Andy Pettit – Labour's pension review should avoid 'hurried piecemeal changes'

Review should also look at issues including advice and early access to savings

clock • 2 min read
Andy Pettit: We'd like to see a wide-ranging and considered review
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Andy Pettit: We'd like to see a wide-ranging and considered review

Labour’s pledged pension review must avoid ‘hurried piecemeal change’ and go further to be ‘more wide-ranging and considered’, Morningstar says.

In its manifesto, the Labour Party pledged to undertake a review of the pensions landscape to consider the "further steps" needed to improve member outcomes and increase the level of investments in UK.

It said its planned review for the pensions landscape, which it first announced in January, would also consider the further steps which are needed to "improve security" in retirement.

Morningstar director of policy research Andy Pettit said he believed the review could and should go further.

He said: "Should Labour win, the manifesto-pledged review holds promise. We'd call for it to be wide-ranging and considered; inclusive of views from industry and consumer groups; and avoid hurried piecemeal changes."

In addition to the macro issues of tax, contribution limits, lifetime savings, investment in UK plc, and infrastructure, Pettit said he would like to see the review include other factors such as:

  • How to get fiduciary advice to workers and retirees cost-effectively. He said DC plans put investment risk squarely on individuals, so getting unconflicted advice or guidance is vital to improved outcomes.
  • How to opitimise workplace pension investment choices. Pettit said that, while choice is good, too much is counter-productive.
  • How the default fund market is working. Is the risk-level right? Is the de-risking approach and timeline optimal?
  • What additional steps can regulators and the wider industry take to make retirement saving more understandable and engaging to workers.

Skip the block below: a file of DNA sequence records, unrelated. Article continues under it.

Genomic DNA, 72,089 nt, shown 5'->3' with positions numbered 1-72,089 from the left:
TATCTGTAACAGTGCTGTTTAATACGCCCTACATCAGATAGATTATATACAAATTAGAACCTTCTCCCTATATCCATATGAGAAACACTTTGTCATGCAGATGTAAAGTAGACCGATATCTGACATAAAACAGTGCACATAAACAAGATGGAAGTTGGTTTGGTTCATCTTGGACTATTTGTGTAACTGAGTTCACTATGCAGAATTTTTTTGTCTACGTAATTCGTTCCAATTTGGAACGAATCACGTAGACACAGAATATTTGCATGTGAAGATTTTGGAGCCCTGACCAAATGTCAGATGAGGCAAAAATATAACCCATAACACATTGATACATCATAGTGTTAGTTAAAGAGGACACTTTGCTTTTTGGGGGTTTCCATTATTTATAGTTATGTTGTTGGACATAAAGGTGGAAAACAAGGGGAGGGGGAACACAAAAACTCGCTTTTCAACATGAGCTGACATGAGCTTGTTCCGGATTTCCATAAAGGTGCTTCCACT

• Early access to savings. Are there measures that incentivise more people to save by allowing some level of carefully controlled early access and reducing the fear of all contributions being locked away until they reach 55?
  • Pot follows member. Pettit said this model's success in increasing Australia's engagement with retirement savings and avoiding the accrual of multiple small pension pots justifies a closer look at the practicalities and trade-offs of introducing a similar approach to the very established UK environment.

Pettit concluded: "Whoever prevails, we'd like to see existing commitments delivered in the areas of the pension's dashboard and auto-enrolment. The former will play a vital part in getting more people engaged with their retirement savings. The latter will get more people saving for retirement, from an earlier point in their careers and with higher contributions."

 

This article was published as part of Professional Pensions' PP Pensions Commission – which is looking to bring together industry opinion and ideas on the future of pensions ahead of the general election on 4 July.

Send your thoughts and ideas to the PP Pensions Commission via email to [email protected].

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